A first study of its kind has found that GM maize transgenes have penetrated the informal seed supplies of smallholder farmers in the Eastern Cape, South Africa.
The study screened for transgenes in external fields, home gardens and local household seed holdings in a village where GM insect-resistant maize had been previously grown from 2001–2008 and also analysed the seed management practices of farmers there.
Genetically modified (GM) crops were introduced in South Africa in 1997. By 2013, South Africa had 2.3 million hectares of GM crops under cultivation, 78% of which was insect-resistant and/or herbicide-tolerant maize.
The researchers found that the commonly used transgene promoter p35s occurred in one of the 796 maize leaf samples (0.0013%) and in five of the 20 seed batch samples (25%). Three of the five included herbicide-tolerant maize (NK603) while the remaining two included genes for insect resistance (from MON810).
GM maize mixed into seed storage with disastrous effect
The researchers concluded that GM maize is grown in such close proximity to other locally recycled and purchased maize varieties that transgene flow must be expected at a high rate, evidenced by the findings that the transgenes have been mixed into seed storages of the small farmers of the study village who constantly share and recycle their seeds.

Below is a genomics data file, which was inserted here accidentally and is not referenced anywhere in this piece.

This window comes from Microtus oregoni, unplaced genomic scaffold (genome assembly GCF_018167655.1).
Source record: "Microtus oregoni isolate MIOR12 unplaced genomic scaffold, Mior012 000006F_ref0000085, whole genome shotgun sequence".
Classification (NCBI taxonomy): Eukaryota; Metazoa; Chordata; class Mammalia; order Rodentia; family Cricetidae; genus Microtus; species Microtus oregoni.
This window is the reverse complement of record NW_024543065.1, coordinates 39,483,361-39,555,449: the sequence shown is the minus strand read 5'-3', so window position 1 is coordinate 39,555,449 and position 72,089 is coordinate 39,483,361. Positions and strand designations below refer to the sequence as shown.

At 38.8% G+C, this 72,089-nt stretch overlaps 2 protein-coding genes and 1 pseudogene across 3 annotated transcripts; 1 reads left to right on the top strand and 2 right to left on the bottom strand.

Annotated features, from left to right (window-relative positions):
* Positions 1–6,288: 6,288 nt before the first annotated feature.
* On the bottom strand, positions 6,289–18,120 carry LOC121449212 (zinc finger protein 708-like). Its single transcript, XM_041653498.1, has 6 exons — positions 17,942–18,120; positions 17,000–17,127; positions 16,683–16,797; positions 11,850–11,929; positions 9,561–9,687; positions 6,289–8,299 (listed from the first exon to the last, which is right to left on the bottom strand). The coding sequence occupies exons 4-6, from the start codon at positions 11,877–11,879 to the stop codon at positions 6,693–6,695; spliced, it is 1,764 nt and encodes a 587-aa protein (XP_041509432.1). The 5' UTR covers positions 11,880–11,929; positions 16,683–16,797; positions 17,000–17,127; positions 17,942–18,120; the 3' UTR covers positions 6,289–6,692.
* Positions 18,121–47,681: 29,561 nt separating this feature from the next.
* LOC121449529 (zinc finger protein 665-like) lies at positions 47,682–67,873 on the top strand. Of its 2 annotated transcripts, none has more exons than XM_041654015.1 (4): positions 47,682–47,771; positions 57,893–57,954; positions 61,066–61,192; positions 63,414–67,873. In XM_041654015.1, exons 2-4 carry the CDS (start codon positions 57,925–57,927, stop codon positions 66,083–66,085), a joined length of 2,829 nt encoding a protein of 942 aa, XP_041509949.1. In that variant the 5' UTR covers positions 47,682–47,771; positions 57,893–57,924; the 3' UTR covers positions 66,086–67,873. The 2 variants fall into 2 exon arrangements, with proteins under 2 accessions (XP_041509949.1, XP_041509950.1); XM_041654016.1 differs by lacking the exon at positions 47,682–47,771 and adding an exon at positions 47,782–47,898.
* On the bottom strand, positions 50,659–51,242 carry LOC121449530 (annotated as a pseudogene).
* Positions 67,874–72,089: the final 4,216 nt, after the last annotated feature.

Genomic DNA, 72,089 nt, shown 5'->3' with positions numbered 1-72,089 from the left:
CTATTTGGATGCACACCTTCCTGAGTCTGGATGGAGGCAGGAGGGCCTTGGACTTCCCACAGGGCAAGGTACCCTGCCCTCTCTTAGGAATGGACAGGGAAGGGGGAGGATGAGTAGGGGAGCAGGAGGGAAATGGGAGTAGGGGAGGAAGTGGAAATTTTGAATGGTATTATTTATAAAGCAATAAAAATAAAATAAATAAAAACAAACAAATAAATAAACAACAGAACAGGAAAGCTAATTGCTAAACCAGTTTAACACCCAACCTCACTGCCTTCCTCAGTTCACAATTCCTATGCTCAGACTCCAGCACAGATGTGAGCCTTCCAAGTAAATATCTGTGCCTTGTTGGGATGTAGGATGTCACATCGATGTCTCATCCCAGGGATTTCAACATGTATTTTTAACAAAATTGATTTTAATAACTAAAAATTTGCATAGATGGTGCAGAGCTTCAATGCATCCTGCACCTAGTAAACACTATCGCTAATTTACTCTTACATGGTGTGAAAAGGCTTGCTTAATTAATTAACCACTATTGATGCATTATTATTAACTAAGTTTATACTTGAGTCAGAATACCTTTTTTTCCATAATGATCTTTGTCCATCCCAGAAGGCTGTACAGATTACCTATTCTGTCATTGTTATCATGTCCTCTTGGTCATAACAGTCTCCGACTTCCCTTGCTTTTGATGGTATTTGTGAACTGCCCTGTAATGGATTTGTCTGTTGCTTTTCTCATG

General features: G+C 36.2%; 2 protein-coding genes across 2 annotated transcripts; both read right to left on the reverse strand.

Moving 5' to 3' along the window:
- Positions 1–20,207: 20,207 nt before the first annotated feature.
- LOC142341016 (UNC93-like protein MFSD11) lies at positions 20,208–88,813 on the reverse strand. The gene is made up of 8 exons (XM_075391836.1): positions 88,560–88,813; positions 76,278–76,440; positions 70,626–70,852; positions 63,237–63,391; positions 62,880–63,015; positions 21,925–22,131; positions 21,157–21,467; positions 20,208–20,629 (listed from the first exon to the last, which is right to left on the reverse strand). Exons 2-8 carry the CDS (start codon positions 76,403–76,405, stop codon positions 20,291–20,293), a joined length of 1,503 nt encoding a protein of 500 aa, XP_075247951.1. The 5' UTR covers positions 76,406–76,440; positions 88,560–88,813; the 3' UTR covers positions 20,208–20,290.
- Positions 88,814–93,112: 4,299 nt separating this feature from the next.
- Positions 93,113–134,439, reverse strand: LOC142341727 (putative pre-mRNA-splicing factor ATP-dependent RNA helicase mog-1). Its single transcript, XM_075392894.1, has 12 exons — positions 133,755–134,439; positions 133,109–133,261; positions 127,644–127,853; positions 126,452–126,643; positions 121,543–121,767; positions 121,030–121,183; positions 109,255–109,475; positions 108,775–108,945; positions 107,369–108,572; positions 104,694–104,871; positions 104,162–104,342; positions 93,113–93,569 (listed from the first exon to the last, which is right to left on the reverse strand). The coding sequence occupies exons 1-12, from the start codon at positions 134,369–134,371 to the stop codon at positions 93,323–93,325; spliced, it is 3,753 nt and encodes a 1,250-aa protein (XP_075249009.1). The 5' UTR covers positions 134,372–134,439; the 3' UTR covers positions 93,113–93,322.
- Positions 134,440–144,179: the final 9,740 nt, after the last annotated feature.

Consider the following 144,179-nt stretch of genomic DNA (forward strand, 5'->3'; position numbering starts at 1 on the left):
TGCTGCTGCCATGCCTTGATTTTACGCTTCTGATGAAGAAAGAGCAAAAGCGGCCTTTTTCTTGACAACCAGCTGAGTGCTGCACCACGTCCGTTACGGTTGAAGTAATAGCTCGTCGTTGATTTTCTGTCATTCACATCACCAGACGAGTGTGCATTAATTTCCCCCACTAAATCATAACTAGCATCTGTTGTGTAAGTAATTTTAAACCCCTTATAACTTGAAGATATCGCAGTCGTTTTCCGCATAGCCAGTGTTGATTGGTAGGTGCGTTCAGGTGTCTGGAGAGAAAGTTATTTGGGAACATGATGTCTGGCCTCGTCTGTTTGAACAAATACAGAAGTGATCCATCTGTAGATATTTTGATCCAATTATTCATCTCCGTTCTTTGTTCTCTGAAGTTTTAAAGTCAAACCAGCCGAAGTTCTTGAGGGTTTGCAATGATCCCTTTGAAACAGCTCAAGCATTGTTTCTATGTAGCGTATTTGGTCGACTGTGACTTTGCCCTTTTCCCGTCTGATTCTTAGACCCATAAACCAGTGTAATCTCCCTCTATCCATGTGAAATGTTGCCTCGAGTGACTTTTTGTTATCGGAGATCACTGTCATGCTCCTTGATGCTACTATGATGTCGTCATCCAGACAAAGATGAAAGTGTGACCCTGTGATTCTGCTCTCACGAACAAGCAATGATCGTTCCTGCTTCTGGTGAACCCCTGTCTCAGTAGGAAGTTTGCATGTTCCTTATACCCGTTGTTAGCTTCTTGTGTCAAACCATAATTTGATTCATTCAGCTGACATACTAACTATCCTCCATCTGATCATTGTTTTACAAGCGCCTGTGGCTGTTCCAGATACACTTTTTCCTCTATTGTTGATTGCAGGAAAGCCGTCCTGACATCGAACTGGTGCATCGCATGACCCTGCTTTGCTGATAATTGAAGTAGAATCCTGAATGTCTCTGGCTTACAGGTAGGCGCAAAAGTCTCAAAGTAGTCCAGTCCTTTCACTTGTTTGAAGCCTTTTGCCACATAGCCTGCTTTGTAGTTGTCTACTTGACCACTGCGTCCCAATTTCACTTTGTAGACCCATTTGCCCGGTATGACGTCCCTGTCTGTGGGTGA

The repercussions include ecological risks such as resistance development as well as possible infringement of intellectual property rights and permit conditions. The study demonstrates how difficult it is to cultivate GM and non-GM crops together in small rural farms under current permit regulations for GM crops.
Small-scale subsistence farmers in South Africa have been introduced to genetically modified (GM) crops for more than a decade. Little is known about i) the extent of transgene introgression into locally recycled seed, ii) what short and long-term ecological and socioeconomic impacts such mixing of seeds might have, iii) how the farmers perceive GM crops, and iv) to what degree approval conditions are followed and controlled.
This study conducted in the Eastern Cape, South Africa, aims primarily at addressing the first of these issues. We analysed for transgenes in 796 individual maize plants (leaves) and 20 seed batches collected in a village where GM insect resistant maize was previously promoted and grown as part of an governmental agricultural development program over a seven year period (2001–2008). Additionally, we surveyed the varieties of maize grown and the farmers’ practices of recycling and sharing of seed in the same community (26 farmers were interviewed). Recycling and sharing of seeds were common in the community and may contribute to spread and persistence of transgenes in maize on a local or regional level.
By analysing DNA we found that the commonly used transgene promoter p35s occurred in one of the 796 leaf samples (0.0013%) and in five of the 20 seed samples (25%). Three of the 20 seed samples (15%) included herbicide tolerant maize (NK603) intentionally grown by the farmers from seed bought from local seed retailers or acquired through a currently running agricultural development program. The two remaining positive seed samples (10%) included genes for insect resistance (from MON810). In both cases the farmers were unaware of the transgenes present.
In conclusion, the researchers demonstrate that transgenes are mixed into seed storages of small-scale farming communities where recycling and sharing of seeds are common, i.e. spread beyond the control of the formal seed system.